Robert the Bruce is undoubtedly Scotland’s most famous monarch. The warrior king who played a pivotal role leading Scottish resistance against English rule under Edward I, and later his son, Edward II.
The subject of many a tale, Robert the Bruce is a fascinating character and a towering figure in Scottish history.
Here are five facts about the real ‘Braveheart’.
Not quite as ‘Scottish’ as you think
Robert the Bruce is portrayed as the quintessential Scottish hero. The underdog. The king on the run fighting a desperate resistance against tyrannical rule.
And while there’s no denying that Robert the Bruce is a Scottish hero, the ethnic makeup of 14th century Britain was quite complicated.
Rather than descending solely from a long line of Scottish nobles, Robert the Bruce was the eighth descendant of a Norman knight who also bore his name.
Robert de Bruce, named after a Norman castle known as ‘Bruise’, likely came to Britain in the mid-11th century following the Norman conquest. This Anglo-Norman family would go on to firmly establish itself in the nobility as the Lords of Annandale – even marrying into royalty.
This mingling with royalty meant that during the succession crisis in the wake of Alexander III’s death in 1286, Robert the Bruce’s grandfather had a valid claim for the throne.
He changed ‘sides’ on more than one occasion
Although the wars of Scottish independence appear to be rather cut and dry – the Scottish crown versus its English counterpart – loyalties were often fragmented, and ebbed and flowed.
When war broke out with England in 1296, Robert the Bruce and his father both remained loyal to the Edward I of England. However, Bruce would later break his oath and join the cause of John Balliol in rebellion against his sworn leige.
After the capture of John Balliol and Bruce’s marriage to Elizabeth de Burgh, the daughter of the Earl of Ulster, he once again switched allegiances and paid homage to the English crown.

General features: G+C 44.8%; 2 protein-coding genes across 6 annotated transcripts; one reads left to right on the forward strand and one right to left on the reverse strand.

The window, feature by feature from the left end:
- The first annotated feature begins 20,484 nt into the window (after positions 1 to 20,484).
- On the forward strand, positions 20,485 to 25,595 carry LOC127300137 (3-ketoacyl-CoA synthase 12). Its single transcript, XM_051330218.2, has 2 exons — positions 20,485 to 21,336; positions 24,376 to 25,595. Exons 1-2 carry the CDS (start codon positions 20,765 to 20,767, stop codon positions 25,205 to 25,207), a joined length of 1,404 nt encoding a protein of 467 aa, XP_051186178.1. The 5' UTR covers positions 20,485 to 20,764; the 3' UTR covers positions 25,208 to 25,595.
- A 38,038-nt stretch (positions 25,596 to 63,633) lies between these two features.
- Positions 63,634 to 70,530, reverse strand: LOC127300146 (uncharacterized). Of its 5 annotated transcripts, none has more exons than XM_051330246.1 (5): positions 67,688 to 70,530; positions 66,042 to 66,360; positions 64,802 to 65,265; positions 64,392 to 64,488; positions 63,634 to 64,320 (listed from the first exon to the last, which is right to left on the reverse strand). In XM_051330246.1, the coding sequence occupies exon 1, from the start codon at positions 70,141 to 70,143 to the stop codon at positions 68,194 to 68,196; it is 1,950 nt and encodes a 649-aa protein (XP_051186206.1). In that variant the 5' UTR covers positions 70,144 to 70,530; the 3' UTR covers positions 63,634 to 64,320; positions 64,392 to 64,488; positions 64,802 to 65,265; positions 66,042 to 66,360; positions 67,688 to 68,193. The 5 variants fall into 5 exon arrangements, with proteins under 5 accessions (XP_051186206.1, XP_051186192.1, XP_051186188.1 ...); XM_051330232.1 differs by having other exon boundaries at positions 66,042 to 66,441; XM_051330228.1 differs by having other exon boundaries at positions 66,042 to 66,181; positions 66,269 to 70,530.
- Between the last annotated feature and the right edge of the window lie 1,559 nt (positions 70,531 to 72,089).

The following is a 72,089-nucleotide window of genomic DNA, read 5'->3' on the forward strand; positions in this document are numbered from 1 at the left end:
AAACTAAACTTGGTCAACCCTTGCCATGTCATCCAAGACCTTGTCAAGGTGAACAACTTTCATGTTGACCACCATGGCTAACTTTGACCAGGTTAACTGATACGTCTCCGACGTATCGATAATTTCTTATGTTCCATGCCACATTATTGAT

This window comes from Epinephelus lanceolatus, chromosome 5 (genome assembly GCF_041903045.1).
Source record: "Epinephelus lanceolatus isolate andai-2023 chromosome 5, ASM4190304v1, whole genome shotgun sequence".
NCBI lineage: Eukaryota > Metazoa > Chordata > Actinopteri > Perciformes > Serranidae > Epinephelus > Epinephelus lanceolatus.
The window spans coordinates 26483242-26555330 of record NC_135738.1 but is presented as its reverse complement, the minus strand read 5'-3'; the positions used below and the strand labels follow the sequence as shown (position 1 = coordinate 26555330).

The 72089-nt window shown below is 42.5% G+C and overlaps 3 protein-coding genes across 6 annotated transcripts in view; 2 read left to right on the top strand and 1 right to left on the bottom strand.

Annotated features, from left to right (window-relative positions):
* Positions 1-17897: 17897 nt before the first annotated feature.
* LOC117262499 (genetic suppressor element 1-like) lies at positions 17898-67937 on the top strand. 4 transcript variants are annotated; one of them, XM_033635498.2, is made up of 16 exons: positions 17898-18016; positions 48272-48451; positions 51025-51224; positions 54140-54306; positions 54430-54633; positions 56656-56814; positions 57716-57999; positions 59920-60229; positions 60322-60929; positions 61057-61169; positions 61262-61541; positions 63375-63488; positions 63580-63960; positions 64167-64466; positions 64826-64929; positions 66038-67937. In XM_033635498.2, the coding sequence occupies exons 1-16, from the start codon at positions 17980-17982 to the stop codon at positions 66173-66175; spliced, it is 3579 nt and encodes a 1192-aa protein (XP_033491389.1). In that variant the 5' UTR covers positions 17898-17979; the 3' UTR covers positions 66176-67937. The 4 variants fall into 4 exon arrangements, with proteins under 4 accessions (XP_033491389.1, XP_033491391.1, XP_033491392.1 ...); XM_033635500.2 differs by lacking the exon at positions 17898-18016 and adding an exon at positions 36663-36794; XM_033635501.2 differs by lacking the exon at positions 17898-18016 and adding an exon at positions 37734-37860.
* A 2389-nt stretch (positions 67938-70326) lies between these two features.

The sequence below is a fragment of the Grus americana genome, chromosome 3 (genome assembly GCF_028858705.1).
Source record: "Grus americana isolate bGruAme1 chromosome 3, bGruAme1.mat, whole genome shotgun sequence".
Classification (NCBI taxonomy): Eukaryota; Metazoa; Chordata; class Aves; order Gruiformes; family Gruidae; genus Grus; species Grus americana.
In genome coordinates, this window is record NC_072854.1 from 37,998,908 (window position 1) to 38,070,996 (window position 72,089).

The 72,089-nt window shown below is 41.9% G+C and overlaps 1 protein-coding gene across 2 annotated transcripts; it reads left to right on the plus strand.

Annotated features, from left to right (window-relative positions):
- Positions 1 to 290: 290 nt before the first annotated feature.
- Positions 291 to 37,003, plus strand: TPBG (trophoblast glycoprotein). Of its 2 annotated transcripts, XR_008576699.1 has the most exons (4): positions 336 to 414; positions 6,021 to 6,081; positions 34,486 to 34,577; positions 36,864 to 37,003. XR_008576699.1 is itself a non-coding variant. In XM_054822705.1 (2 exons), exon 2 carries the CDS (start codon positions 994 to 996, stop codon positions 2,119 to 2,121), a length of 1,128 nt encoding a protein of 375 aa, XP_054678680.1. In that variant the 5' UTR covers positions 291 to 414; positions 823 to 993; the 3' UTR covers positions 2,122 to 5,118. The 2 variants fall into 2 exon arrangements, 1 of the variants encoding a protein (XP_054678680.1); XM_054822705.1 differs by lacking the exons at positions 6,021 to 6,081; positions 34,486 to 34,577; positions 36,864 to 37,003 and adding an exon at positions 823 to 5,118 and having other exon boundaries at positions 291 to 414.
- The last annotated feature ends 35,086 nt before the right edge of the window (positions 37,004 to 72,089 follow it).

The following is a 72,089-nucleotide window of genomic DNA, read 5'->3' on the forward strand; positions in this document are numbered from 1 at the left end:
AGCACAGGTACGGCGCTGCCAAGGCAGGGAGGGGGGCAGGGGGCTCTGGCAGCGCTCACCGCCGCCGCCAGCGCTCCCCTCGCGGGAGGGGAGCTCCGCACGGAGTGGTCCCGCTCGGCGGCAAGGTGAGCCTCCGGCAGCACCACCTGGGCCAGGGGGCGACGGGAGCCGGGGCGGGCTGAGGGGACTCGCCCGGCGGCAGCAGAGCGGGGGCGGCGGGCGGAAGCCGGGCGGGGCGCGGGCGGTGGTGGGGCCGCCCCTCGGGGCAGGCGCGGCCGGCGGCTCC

Ultimately, Robert the Bruce abandoned the Balliol cause and sought to seize the Scottish throne for himself; beginning his long struggle to the height of Scotland’s nobility.
In perhaps what is one of the most interesting moves in Scottish history, Robert the Bruce sanctioned an invasion of Ireland in 1315.
Little over a year after his famed victory at Bannockburn, the Scottish king supported his younger brother Edward’s goal of becoming High King of Ireland.
The invasion aimed to open up a new front against the English crown and crush English dominance in parts of Ireland.
The move saw some success at first, but quickly slowed into a protracted conflict which ended in defeat – and the death of Edward Bruce – in 1318.
Read More: Dreams of the Past: A United Celtic Kingdom
As mentioned, Robert the Bruce is the subject of many a tale, including one peculiar story involving a struggling spider.
Following two crushing defeats at Methven and Dalry in 1306, Bruce found himself on the run while his brothers lay dead and his wife wallowed in chains.
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During this period, the fugitive king is said to have taken shelter on the island of Rathlin off the Northern Irish coast. While hiding in the cave, Bruce observed a spider struggling to weave a web in the wet and windy conditions.
Time and time again the spider struggled before eventually succeeding. Inspired by its perseverance, Bruce was emboldened to continue the fight.
The real ‘Braveheart’
Commonly associated with William Wallace after the film bearing the name, the term ‘Braveheart’ actually referred to Robert the Bruce. And it’s a rather inspiring – albeit grim – story.
Robert the Bruce requested that his heart be removed upon his death. Thereafter, it was to be taken on crusade.
Carrying his heart was Sir James Douglas. However, the trusted noble was killed in battle fighting the Moors in Spain, and the heart was brought back to be buried at Melrose Abbey.
Legend says that Douglas held Bruce’s heart aloft during battle and declared: “Lead on brave heart, I’ll follow thee!”
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